SEMI-HACK. Sticking a bottle of wine in the freezer for a quick chill is nothing new. Wrapping the bottle with a wet paper towel before popping it in the freezer? That seemed like an easy experiment so I decided to give it a try. The outcome? It chilled, but not any better than without the wet paper towel.

Freezer chilled with wet paper towel
With or without the wet paper towel, the more important note is that white wine and red wine are best served at different temperatures. The general rule of thumb is to serve whites at 45-50°F and reds at 55-65°F. For a fast chill, I would pop the whites in the freezer for about 15 minutes and the reds for about 5. Also, do not forget to take the wine out of the freezer. Water content in the wine will expand when it freezes and can cause breakage to the unopened bottle.

2. DIY a wine opener using a long screw, a screwdriver, and a hammer

WACK. I don’t know in what situation you will have a long screw, a screwdriver, and a hammer, but not a corkscrew. Enough said.
Not a Cockscrew by Julie Molliver on Unsplash

3. Save leftover wine for weeks by freezing it into iced wine cubes

HACK. According to the article, you can pop out an iced wine cube for cooking or making a chilled wine cocktail. I do keep leftover wine in the fridge for cooking, but I never freeze it. To make a chilled wine cocktail, it may be fun to use an iced wine cube. However, if I have an open bottle of good wine and need to leave town for a period of time, I would freeze the leftover bottle (forget the cubes) and thaw it to enjoy when I return. It will be as good as when you left it. 

4. Use frozen grapes instead of ice cubes to chill a glass of wine

SEMI-WACK. This hack comes with a plea to sommeliers to cover their ears so that says a lot. I would not use frozen grapes or ice cubes to chill a glass of good wine. Sticking the bottle in the freezer for 5-15 minutes is plenty good. But if you like the aesthetics of frozen grapes in your Two Buck Chuck, then sure, whatever floats in your wine.

Frozen grapes by Chris Reyem on Unsplash
5. Press salt generously into wine stain for two hours and pour boiling water over it

SEMI-WACK. I haven’t tried this method, but Good Housekeeping seems to think that salt and hot water will set the stain permanently so try this at your own risk. My go-to is Wine Away Stain Remover and cold water. Check out this Good Housekeeping article on How to Remove Red Wine Stains.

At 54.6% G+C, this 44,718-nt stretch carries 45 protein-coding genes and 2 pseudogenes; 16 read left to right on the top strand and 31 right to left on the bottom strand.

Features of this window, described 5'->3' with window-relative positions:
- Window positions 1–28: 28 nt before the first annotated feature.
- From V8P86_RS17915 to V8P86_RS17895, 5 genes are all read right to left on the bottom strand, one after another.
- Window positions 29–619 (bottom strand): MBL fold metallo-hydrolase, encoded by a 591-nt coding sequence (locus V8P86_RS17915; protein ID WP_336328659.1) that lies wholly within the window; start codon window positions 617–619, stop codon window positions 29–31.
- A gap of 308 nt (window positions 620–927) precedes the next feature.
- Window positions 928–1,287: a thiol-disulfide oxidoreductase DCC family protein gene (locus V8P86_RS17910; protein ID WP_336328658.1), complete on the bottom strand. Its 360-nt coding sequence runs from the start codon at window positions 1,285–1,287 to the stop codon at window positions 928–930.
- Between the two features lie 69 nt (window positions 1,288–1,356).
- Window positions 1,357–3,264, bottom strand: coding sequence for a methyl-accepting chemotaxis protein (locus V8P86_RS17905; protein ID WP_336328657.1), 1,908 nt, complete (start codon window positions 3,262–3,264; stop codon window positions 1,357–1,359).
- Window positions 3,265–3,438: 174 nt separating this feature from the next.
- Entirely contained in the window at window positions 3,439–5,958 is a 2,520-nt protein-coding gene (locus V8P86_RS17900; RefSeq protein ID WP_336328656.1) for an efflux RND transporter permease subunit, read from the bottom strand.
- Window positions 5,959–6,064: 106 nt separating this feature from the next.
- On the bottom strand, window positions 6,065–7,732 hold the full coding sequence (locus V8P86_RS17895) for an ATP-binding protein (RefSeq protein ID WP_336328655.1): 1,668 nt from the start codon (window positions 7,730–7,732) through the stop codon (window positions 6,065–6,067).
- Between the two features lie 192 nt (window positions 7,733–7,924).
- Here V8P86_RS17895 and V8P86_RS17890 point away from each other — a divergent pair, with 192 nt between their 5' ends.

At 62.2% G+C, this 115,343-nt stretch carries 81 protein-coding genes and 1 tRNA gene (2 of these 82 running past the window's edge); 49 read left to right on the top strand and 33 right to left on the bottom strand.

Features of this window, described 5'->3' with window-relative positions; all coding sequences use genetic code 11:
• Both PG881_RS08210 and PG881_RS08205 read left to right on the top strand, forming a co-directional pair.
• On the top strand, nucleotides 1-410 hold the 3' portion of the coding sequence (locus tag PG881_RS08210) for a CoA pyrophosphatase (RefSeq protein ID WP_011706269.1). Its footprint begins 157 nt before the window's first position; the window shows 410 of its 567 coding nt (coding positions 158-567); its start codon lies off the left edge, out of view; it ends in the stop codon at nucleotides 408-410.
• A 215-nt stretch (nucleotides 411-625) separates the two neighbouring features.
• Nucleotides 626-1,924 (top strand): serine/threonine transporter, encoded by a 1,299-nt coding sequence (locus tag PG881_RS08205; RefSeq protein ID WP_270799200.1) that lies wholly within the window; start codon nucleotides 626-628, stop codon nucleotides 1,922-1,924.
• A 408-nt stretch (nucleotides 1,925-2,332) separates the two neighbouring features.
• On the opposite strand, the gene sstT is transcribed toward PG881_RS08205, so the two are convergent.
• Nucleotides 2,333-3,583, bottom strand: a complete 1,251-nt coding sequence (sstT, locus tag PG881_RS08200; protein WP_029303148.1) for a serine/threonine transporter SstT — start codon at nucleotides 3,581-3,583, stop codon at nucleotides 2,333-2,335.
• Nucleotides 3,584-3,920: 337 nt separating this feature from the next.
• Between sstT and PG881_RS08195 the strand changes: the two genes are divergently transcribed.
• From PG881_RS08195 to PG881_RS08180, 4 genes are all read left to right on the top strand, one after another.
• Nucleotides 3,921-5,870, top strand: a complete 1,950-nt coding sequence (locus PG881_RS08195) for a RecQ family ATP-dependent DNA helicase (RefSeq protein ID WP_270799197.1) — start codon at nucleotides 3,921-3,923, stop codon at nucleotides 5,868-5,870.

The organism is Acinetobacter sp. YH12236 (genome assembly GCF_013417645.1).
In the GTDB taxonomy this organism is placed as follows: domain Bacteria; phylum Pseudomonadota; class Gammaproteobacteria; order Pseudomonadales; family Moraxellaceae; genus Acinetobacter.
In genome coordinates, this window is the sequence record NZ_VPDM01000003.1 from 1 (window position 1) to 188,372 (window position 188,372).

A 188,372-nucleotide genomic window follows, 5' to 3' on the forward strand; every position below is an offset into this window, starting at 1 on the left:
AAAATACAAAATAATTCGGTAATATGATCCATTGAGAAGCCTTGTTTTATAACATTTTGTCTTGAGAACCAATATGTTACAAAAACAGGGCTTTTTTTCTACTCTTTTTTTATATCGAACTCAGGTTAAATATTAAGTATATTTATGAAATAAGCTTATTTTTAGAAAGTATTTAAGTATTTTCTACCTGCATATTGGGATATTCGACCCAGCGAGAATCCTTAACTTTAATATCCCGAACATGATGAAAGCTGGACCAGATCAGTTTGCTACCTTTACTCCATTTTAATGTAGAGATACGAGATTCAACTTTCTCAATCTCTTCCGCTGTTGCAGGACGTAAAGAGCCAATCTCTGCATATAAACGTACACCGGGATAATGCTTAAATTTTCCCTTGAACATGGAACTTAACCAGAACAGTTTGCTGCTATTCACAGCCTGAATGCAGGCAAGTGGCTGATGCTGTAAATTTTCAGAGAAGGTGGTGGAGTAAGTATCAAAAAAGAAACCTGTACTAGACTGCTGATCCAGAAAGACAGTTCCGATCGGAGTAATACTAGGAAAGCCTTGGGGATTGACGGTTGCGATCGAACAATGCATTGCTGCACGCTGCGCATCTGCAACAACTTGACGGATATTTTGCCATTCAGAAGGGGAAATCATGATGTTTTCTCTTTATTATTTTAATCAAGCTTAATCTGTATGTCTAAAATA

6. Use a blender to aerate wine

SEMI-WACK. Made popular (again) by the HBO series Succession, this extreme way of aerating wine is known as hyper decanting. The term was coined in 2011 by Nathan Myhrvold, author of Modernist Cuisine. Myhrvold claimed that hyper decanting works even for a 1982 Château Margaux. I wonder if anyone would experiment with the said wine or something equivalent.

Succession’s Connor Roy hyper-decanting wine
Aerating or introducing oxygen to wine brings out its aromatics and softens its tannins. This benefits young wine that tends to be tightly wound. Wine that has been aged for several years in the bottle is likely to have interacted with a very small amount of oxygen in the cork or through the cork. Over time, this micro-oxygenation allows the wine to develop complexity and elegance. For such older vintages, a sudden influx of oxygen will tip the balance of the wine chemistry and destroy the wine. Most sommeliers will not even use a Vinturi aerator for old wines, let alone a blender. Check out the experiment of hyper decanting by The Chicago Wine School before trying this on your own.

7. Use a coffee filter to catch bits from a broken cork

HACK. Broken corks happen when the stoppers become dried out and brittle. This is not uncommon with older bottles of wine or when wine bottles are stored upright in a dry condition. While I often use a fine mesh strainer to catch bits from a broken cork, a coffee filter will work as well, albeit more slowly. However, prevention is better than cure. To avoid broken corks, store wine bottles on the side or even upside down in a case. That way, the cork is in constant contact with the wine and will not dry out.

A note on corked wine - Be assured that corked wine is not caused by bits of cork floating in your wine. A screwcapped wine may be corked too. Corked wine is also not the same as oxidized wine. (The latter is wine that has been over-exposed to oxygen and is on the way to becoming vinegar.) Cork taint, which smells like wet cardboard, is caused by a compound called TCA. If you’d like to learn more, check out my blog post on Cork Taint in a Screwcap?

Join me next month for my review on the rest of the hacks!

Wednesday, May 31, 2023

Vintage, Non-Vintage, and Solera

When I first got interested in wine, one of the terms I learned was “vintage.” I realized quickly that a vintage wine was nothing like a vintage car. For one, almost every still (vs. sparkling) wine you see in a regular grocery store is a vintage wine. Not true about cars in a regular car dealership.